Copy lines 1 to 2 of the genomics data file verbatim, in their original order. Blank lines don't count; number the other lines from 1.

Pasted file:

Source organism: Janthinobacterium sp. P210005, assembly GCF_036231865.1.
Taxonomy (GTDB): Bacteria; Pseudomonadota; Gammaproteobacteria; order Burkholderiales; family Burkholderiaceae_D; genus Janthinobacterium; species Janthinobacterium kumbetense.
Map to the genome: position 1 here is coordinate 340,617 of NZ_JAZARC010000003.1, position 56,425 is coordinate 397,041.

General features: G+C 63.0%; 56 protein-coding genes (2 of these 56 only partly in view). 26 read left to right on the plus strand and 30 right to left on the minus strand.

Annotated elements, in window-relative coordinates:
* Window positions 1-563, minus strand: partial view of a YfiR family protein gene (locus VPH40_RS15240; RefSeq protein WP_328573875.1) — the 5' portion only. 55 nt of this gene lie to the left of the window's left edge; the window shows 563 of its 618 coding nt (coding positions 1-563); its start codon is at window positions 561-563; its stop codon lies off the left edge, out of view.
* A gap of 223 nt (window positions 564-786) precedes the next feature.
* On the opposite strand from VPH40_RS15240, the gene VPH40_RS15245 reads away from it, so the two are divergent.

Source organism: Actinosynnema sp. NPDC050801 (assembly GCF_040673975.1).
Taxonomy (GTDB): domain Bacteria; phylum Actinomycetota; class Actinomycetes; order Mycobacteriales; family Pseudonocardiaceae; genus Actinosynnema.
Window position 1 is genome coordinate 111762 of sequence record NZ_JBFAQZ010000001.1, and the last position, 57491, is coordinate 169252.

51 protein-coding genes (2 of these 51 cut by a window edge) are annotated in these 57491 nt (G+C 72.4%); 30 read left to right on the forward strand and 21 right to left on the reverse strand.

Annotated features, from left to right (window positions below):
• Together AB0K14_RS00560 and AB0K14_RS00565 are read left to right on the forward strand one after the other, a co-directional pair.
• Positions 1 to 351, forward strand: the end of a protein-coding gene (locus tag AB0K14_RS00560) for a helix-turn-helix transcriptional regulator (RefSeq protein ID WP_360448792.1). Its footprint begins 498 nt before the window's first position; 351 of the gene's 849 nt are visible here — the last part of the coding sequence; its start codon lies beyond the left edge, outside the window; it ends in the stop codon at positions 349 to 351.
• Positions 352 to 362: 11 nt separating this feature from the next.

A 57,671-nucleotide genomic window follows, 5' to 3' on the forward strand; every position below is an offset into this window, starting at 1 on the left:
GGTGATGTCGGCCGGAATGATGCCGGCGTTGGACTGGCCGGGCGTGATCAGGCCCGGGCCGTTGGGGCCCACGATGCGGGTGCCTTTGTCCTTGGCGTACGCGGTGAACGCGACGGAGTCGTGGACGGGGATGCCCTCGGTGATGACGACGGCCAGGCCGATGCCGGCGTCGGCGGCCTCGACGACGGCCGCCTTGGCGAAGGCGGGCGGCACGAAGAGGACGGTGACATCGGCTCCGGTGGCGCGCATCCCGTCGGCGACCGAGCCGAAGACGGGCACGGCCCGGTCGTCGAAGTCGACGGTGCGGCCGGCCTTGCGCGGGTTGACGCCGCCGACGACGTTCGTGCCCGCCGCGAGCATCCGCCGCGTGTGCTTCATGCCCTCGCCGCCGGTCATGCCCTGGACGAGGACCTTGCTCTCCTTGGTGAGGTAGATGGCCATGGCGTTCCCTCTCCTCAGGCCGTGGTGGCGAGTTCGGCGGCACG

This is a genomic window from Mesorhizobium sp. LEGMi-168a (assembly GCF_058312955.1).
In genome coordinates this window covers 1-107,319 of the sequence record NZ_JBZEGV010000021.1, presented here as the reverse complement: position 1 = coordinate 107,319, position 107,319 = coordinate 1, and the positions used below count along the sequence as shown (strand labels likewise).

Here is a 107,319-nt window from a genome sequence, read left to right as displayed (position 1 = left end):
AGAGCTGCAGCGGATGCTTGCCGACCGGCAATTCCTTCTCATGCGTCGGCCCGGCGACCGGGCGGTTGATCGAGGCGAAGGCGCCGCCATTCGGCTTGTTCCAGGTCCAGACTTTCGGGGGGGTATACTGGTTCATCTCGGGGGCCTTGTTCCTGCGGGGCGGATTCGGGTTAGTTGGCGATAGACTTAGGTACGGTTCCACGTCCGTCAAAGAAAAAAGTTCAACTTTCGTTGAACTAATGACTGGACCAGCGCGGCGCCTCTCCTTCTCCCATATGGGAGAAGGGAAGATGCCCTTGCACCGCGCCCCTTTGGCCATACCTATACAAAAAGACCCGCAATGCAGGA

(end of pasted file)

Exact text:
Source organism: Janthinobacterium sp. P210005, assembly GCF_036231865.1.
Taxonomy (GTDB): Bacteria; Pseudomonadota; Gammaproteobacteria; order Burkholderiales; family Burkholderiaceae_D; genus Janthinobacterium; species Janthinobacterium kumbetense.